Several cities and states have taken matters into their own hands since the February 14 shooting at Marjory Stoneman Douglas High School
, from raising the age limit for owning guns, banning bump stocks or increasing gun restrictions for people convicted of domestic abuse.
Officials in Deerfield, Illinois, passed an ordinance
that not only bans assault weapons, but will penalize residents who don't forfeit or secure weapons that fall under the ban by June 13.
They could be charged from $200 to $1,000 a day as a penalty, according to the new rule in the Chicago suburb that passed April 2. The ordinance makes specific reference to recent mass shootings in Parkland, Florida; Las Vegas; and Sutherland Springs, Texas. And it passed with the aim of increasing the "public's sense of safety."
But gun advocates call the measure "draconian" and groups have filed a lawsuit against it.
Florida Gov. Rick Scott signed a bill named after Marjory Stoneman Douglas High School
in March that tightens gun control in several ways and also includes a provision that would allow some teachers to be armed. It raised the minimum age to purchase a firearm to 21, required a three-day waiting period for firearm purchases and banned the sale or possession of bump fire stocks.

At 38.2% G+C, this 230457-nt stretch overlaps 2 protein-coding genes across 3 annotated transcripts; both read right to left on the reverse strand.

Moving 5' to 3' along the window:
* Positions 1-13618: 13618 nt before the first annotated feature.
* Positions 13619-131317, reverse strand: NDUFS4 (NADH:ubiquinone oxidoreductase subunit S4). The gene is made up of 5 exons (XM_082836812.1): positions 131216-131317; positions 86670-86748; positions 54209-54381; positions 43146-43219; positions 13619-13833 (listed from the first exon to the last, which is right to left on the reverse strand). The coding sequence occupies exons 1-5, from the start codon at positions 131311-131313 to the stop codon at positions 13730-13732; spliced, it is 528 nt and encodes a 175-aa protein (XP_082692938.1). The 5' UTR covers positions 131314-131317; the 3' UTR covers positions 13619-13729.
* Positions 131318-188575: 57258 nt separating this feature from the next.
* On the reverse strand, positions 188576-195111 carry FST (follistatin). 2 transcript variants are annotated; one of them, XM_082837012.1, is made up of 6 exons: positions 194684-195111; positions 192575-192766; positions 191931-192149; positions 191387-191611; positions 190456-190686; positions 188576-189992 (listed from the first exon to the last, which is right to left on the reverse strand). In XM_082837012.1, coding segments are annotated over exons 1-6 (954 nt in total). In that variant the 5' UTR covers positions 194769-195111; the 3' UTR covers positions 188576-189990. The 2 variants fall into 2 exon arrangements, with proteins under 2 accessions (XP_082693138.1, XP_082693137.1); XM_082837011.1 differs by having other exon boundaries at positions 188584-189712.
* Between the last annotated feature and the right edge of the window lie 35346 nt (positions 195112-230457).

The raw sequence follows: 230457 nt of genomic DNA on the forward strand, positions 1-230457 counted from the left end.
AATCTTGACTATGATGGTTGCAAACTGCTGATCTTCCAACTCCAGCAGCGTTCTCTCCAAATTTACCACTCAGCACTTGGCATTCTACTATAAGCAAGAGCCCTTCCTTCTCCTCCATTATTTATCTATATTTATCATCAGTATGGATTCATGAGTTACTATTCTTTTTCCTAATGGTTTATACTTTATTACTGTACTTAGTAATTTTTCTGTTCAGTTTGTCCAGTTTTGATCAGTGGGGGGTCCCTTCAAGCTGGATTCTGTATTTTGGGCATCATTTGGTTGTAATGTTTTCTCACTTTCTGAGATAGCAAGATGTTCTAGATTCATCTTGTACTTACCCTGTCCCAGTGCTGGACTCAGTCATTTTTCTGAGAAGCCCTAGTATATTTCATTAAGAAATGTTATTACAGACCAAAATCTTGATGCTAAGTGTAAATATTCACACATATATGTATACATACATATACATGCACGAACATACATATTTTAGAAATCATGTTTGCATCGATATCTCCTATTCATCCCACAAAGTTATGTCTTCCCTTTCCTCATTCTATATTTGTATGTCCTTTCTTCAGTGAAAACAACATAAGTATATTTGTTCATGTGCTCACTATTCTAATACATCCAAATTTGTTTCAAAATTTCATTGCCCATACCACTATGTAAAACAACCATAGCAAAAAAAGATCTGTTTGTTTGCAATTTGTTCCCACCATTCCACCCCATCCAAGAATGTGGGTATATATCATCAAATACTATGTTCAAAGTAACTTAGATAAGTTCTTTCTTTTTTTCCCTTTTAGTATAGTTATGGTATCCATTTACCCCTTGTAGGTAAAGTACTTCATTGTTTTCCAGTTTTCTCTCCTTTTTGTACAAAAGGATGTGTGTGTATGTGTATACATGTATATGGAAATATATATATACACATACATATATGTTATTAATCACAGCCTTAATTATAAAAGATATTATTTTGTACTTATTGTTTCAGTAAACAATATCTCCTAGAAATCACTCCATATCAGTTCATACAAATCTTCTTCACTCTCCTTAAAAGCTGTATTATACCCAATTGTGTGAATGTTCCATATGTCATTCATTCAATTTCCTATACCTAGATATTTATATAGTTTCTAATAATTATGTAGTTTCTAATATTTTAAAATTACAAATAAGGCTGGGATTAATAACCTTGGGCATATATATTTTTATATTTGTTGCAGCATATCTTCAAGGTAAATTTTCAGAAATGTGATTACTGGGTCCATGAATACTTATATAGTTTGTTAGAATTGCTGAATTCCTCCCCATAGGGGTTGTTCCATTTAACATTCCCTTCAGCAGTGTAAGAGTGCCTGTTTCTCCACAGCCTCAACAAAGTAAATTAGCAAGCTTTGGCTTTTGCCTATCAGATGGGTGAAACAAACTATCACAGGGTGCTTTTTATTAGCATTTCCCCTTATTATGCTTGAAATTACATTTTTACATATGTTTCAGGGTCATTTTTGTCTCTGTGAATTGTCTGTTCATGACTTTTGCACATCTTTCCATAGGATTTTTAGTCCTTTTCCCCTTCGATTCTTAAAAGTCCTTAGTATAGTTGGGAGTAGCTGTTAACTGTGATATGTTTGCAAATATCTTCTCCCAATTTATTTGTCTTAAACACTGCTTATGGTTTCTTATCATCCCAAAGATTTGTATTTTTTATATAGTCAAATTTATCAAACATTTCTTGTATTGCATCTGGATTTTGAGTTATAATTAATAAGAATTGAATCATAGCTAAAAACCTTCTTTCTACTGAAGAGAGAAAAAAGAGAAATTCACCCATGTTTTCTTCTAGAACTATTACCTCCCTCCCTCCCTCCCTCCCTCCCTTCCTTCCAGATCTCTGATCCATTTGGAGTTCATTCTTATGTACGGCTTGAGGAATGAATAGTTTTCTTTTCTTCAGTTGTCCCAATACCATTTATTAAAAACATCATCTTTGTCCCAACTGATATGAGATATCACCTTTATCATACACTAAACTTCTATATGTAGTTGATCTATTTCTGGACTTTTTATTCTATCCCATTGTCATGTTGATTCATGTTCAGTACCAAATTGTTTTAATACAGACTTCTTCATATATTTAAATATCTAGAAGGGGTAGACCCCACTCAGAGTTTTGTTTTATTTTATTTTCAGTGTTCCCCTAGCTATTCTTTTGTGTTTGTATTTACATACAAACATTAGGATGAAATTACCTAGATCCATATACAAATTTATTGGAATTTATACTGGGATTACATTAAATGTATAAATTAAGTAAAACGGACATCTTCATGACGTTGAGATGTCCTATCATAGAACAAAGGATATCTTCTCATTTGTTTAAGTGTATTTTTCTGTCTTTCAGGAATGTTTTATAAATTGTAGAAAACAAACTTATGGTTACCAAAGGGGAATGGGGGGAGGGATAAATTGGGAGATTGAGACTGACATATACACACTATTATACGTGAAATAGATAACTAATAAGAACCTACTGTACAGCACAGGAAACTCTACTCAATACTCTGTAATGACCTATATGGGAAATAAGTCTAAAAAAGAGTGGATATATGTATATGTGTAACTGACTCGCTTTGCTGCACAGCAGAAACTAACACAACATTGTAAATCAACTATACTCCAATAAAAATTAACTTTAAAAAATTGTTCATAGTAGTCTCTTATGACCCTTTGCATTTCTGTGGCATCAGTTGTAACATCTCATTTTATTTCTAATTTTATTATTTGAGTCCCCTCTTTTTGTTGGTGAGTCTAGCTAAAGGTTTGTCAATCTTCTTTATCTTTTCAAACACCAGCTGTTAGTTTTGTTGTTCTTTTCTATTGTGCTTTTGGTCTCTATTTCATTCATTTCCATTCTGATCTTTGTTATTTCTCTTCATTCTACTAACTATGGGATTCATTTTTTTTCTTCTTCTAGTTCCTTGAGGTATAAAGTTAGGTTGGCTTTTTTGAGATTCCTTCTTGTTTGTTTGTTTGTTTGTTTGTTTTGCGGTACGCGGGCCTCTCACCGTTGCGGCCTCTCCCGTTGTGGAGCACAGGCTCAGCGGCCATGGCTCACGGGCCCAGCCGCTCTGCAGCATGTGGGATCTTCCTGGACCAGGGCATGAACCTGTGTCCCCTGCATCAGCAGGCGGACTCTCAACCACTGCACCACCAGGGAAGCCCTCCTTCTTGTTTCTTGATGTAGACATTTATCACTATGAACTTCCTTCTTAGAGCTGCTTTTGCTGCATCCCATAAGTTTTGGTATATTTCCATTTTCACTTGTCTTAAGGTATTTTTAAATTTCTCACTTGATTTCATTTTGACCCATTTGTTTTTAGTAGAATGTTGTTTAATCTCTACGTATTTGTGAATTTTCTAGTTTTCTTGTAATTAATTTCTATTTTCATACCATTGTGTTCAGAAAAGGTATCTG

The National Rifle Association immediately filed a federal lawsuit
against Florida, saying the age-minimum section of the law violates the Second and 14th amendments of the US Constitution.
The new law also allows law enforcement officers to ask the court to temporarily prohibit someone from possessing or buying firearms.
The Lincoln City Council voted unanimously on an ordinance to ban bump stocks in March, reported CNN affiliate KOLN.
The ordinance bans the sale and ownership of the gun accessory
that makes it easier to fire rounds quickly from a semi-automatic weapon, mimicking automatic fire. The device was used by the gunman in Las Vegas
who killed 58 people, the deadliest mass shooting in modern American history.
New Jersey Gov. Phil Murphy signed an executive order
on April 6 calling for key information related to gun offenses to be made available to the public.
The state will issue quarterly reports on where guns used in crimes had come from, identifying their state of origin. More than 80% of the guns used in crimes committed in New Jersey come from outside the state, according to the New Jersey's Office of the Attorney General.
Murphy said in a statement the new tool "will allow residents to see how gun violence impacts their communities and gain a fuller understanding of how firearms are trafficked into New Jersey from other states."
The New Jersey State Police will release monthly reports on gun crimes, including the offense committed, the type of gun used, number of people shot and where it happened.
New Jersey is ranked second as having the strongest gun laws in the United States by the Giffords Law Center to Prevent Gun Violence.
California ranked first.
People convicted of domestic abuse
in New York will now have to turn over all firearms, not just handguns. A news release from New York Gov. Andrew Cuomo